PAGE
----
The leafy neighbourhood of Dahlem in south west Berlin is home to the Allied Forces Museum. It is located on Clayallee, a wide avenue named after General Lucius Clay, the father of the Berlin Airlift.
In 1945 Berlin was carved up in four sectors, one allocated to each of the military forces of occupation (American, British, French and Soviet). When the Soviets closed off all land and river access to West Berlin in 1948/1949, the Western allies flew in vital supplies to their own sectors. West Berlin became one of the battlegrounds of the Cold War, an island of democracy in the red sea of Communism.
Under the title of ‘How Enemies Became Friends’ the Allied Forces Museum’s permanent exhibition illustrates the changing relationship between West Berlin and its allies, first as conquerors, then occupiers and finally protectors. It documents the history of the Western military forces in Berlin, from their entry into the city in 1945 to their withdrawal in 1994, the East-West divide and how the post-war years shaped the city and Germany as a country.
The museum offers a unique set up divided in three areas. Between the two buildings which house the indoor exhibitions is a spacious courtyard dominated by the largest exhibit: an RAF Handley Page Hastings which transported goods during the Berlin Airlift and used to greet me every morning on my way to work at RAF Gatow.
The other outdoor exhibits are a railway carriage from the French military train, the last real guard house at Checkpoint Charlie, an East German watch tower and a segment of the Berlin Wall.
Visitors can get aboard the plane Tuesday to Sunday, 10 to 18 hrs. However the other large exhibits can only be accessed as part of a tour.
The first building visitors should head for is the Outpost Theater, the US forces cinema built in 1953 in Art Deco style. The stage and seating areas have been transformed into an impressive exhibition space dedicated to West Berlin and its occupation from 1945 to 1950. It houses a huge amount of artifacts including maps of the planned sectors, first newspapers in Berlin and everyday objects used by ordinary Berliners. A large area displays items from the time of the Airlift, such as uniforms or food items flown into the city. I was struck by the generosity of the Berliners towards their saviours too. In the display cabinets, for instance, is a good luck pin with a chimney sweep, a German symbol of good luck, from West Berlin mayor Ernst Reuter to Airlift pilots. On one of the many radio recordings a mother and her children hope to give presents to Gail Halvorsen, the Candy Bomber, and return a handkerchief he used as a parachute for dropping candy.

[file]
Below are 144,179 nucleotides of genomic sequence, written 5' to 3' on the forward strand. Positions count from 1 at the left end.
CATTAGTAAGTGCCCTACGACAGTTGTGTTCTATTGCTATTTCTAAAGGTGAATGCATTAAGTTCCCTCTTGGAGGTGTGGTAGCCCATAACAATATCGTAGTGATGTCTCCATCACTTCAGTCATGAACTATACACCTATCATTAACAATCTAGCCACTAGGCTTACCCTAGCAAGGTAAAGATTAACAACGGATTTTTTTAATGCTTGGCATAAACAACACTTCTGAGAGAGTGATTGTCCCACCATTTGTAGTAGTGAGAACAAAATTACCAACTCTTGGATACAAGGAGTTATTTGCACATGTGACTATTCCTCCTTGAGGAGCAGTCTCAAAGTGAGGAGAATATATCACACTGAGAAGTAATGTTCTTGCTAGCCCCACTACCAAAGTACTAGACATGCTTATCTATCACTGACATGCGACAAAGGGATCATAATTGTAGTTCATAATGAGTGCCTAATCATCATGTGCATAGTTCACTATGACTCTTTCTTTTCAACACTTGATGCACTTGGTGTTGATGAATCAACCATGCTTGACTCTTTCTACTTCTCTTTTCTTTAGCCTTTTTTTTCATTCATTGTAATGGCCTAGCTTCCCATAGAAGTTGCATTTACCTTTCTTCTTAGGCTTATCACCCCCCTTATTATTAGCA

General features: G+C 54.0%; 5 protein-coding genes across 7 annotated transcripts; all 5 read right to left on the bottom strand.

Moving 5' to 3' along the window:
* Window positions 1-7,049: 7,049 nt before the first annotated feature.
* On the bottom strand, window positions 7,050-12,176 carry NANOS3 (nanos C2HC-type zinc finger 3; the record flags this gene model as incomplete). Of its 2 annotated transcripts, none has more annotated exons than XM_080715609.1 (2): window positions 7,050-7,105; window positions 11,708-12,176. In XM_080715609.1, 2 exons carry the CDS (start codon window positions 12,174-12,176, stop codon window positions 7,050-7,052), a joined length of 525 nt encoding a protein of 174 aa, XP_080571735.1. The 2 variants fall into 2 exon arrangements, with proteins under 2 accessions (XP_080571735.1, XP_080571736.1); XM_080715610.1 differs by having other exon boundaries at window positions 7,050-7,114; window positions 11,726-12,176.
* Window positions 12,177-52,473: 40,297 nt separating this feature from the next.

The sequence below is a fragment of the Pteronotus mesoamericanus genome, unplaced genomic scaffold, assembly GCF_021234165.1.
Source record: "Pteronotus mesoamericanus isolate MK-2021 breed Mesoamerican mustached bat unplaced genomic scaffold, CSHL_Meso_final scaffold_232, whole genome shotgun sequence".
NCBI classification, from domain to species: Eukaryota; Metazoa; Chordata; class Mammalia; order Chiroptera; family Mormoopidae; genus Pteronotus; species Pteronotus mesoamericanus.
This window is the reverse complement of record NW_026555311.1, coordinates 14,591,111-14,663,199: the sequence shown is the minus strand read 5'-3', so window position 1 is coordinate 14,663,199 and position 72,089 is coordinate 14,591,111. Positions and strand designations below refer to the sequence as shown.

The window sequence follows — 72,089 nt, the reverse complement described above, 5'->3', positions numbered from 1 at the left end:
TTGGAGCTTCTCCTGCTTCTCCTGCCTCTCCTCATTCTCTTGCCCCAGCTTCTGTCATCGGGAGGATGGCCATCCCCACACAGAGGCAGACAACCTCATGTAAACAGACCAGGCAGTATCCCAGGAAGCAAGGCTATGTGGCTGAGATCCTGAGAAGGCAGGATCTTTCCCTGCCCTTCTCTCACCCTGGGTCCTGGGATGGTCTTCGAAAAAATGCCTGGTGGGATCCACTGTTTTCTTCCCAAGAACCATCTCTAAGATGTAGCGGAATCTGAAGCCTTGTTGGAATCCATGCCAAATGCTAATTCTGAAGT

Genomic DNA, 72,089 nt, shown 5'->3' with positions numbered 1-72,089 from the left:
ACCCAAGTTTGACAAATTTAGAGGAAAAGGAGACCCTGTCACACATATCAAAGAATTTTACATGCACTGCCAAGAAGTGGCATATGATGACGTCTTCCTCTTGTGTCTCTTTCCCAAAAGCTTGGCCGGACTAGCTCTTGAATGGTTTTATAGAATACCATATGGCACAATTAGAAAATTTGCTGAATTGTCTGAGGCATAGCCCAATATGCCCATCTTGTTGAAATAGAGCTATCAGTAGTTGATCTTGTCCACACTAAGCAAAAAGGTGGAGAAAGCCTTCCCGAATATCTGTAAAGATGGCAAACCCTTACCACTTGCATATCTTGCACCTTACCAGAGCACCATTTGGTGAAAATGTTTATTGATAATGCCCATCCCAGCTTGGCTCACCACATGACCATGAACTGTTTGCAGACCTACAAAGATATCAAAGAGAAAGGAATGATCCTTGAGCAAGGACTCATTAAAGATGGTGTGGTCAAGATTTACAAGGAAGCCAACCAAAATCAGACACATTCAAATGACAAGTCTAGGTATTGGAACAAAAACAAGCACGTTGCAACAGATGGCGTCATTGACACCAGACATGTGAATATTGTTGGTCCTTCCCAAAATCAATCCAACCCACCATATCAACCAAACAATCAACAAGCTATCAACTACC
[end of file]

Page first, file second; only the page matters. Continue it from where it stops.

On the opposite side of the cinema, the former Nicholson Memorial Library covers the period 1951 to 1994. It features objects relating to the daily life of the allied garrisons, such as military bus stop signs or sporting memorabilia. The exhibition also covers the Cold War confrontation between East and West, particularly the relationships between the Western Allies and their Soviet counterparts. For those spy movie enthusiasts the top exhibit is a replica of a segment of a tunnel built under the Wall by the military to tap Soviet lines in East Berlin.
Besides the permanent exhibitions the museum put on temporary ones which change on a regular basis. Some visitors might find that the museum is quite small. As an Airlift enthusiast who belonged to the British forces in Berlin in the 80s and a budding author of children’s books about the Cold War, I spent at least two hours there on each visit. Comments about the items on display, audio exhibits and documentaries (between 15 and 60 minutes) are mostly in English, French and German, although having a reasonable knowledge of German enabled me to enjoy some of the radio broadcasts. Organised overview or thematic tours or film viewing on specific topics can be planned and scheduled by the staff. It is worth getting in touch with them or checking their website (alliiertenmuseum.de). The museum is better suited to adults and teenagers than children, unless they have studied aspects of the Cold War at school or with keen parents.
In spite of its location further away from the usual tourist hotspots of the capital, the museum is easily accessed by bus (115 or X83 – ‘Alliierten Museum’ stop) or the underground (U3 to Oskar-Helene-Heim towards Krumme Lanke) with a pleasant 10 minute walk from the U-Bahn station. There is also free car parking.
The museum is open every day, except Mondays, from 10 to 18 hrs. Entrance is free but I have always donated since the staff is friendly and eager to help. In the foyer of the former cinema visitors can leave bags/coats in the lockers, there are clean toilet facilities, and a small seating area with tables, chairs and vending machines. The museum shop doesn’t sell touristy items such as themed clothing or novelty pens, but rather postcards, posters and a well curated selection of books about the Cold War in Germany/Berlin and museum exhibitions past and present.
Between the U-Bahn station and the museum is a small parade of shops, including a bakery which offers an appetizing selection of sandwiches, pastries and drinks at very reasonable prices.
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Marie-Claude Hawkes lived and worked in Germany for 30 years as part of the British Forces. She enjoys sharing her passion for Berlin history as well as her family memories of occupied France and D-Day with school children in Norfolk, England, where she lives. She has written the Berlin Airlift diary of a teenager and is currently working on book 3 of a trilogy entitled ‘Airlift Hounds’, aimed at younger children.